Reader Question: I was reading about legal rights for grandparents to have more access to their grandchildren. What happens if that grandparent is not stable and isn't fit to look after the child?
Grandparent legal access is never a slam dunk. The petition filing process can be long and complicated with the burden of proof, pertaining to the best interest of the child, resting on the grandparent's shoulders. Should issues about grandparent fitness and stability be raised, it's not uncommon for a judge to order psychological evaluations for individuals involved in case. Judges also often appoint minor's counsel, which is an attorney assigned to represent the child.
On the other hand, whether or not legal action is on the horizon, parents should adopt a plan to ensure child safety, and try to diffuse any situation before it escalates. Parental authority is the guiding factor when it comes to acting on behalf of the child's best interest, and they are not obligated to leave their children in the care of grandparents.
There are other ways to maintain the relationship, however. Parents who understand the benefits that children receive from the love and affection that the grandparent-grandchild relationship provides may want to try monitored visitation. Even though this may not fulfill the grandparent's expectations of having the child all to themselves, they continue to have access. Open communication is always the best policy and can be achieved without shaming and blaming.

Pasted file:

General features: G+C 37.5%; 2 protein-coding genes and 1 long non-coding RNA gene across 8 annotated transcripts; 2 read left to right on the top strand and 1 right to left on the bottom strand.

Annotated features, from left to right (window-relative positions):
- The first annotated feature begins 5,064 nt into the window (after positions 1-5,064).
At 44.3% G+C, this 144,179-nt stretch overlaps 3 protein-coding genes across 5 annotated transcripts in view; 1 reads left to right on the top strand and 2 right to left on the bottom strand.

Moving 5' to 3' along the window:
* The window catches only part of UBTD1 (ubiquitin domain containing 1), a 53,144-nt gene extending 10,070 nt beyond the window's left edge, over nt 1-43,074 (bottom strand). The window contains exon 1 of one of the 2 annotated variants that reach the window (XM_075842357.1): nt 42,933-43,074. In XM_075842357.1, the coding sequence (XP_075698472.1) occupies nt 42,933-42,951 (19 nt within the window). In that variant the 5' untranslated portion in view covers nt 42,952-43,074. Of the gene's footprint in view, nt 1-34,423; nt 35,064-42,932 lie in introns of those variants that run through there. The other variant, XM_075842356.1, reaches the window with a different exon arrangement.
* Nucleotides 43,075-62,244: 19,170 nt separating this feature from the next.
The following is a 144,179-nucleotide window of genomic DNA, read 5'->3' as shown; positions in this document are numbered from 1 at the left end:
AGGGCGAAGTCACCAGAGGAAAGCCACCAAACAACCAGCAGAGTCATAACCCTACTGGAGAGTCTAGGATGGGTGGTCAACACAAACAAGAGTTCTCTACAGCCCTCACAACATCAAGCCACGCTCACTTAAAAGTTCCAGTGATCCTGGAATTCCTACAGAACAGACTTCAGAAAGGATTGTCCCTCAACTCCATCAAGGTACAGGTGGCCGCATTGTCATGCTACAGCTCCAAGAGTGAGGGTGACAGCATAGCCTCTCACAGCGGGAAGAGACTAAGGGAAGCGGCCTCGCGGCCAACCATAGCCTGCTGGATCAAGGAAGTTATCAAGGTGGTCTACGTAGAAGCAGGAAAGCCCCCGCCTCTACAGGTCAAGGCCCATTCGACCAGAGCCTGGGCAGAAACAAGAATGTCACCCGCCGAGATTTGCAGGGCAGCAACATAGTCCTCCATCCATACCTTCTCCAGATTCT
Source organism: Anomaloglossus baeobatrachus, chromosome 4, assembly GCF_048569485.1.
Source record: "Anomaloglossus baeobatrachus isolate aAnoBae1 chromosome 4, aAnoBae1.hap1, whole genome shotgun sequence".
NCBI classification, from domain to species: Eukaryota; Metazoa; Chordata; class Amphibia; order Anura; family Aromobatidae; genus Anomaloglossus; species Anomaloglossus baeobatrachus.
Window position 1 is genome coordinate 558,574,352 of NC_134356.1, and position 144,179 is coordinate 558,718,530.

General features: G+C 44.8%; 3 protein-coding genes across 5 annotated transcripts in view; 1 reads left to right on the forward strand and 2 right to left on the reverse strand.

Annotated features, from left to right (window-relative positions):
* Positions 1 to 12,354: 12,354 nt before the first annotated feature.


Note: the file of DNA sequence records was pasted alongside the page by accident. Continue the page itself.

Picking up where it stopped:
The focus, once again, should be on the child.
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Susan Hoffman is the creator and director of Advocates for Grandparent-Grandchild Connection, a charitable non-profit 501©(3) organization, the purpose of which is to provide resources to families, specifically grandparents, experiencing visitation issues with grandchildren. She is also the author of Grand Wishes: Advocating To Preserve The Grandparent-Grandchild Bond and A Precious Bond: How To Preserve The Grandparent-Grandchild Relationship, as well as the documentary filmmaker behind A Precious Bond. She sponsored a bill in California on behalf of grandparent rights that became law in 2007, and currently lives in Newport Beach, California. Susan is not a lawyer. Her advice is for informational purposes only.
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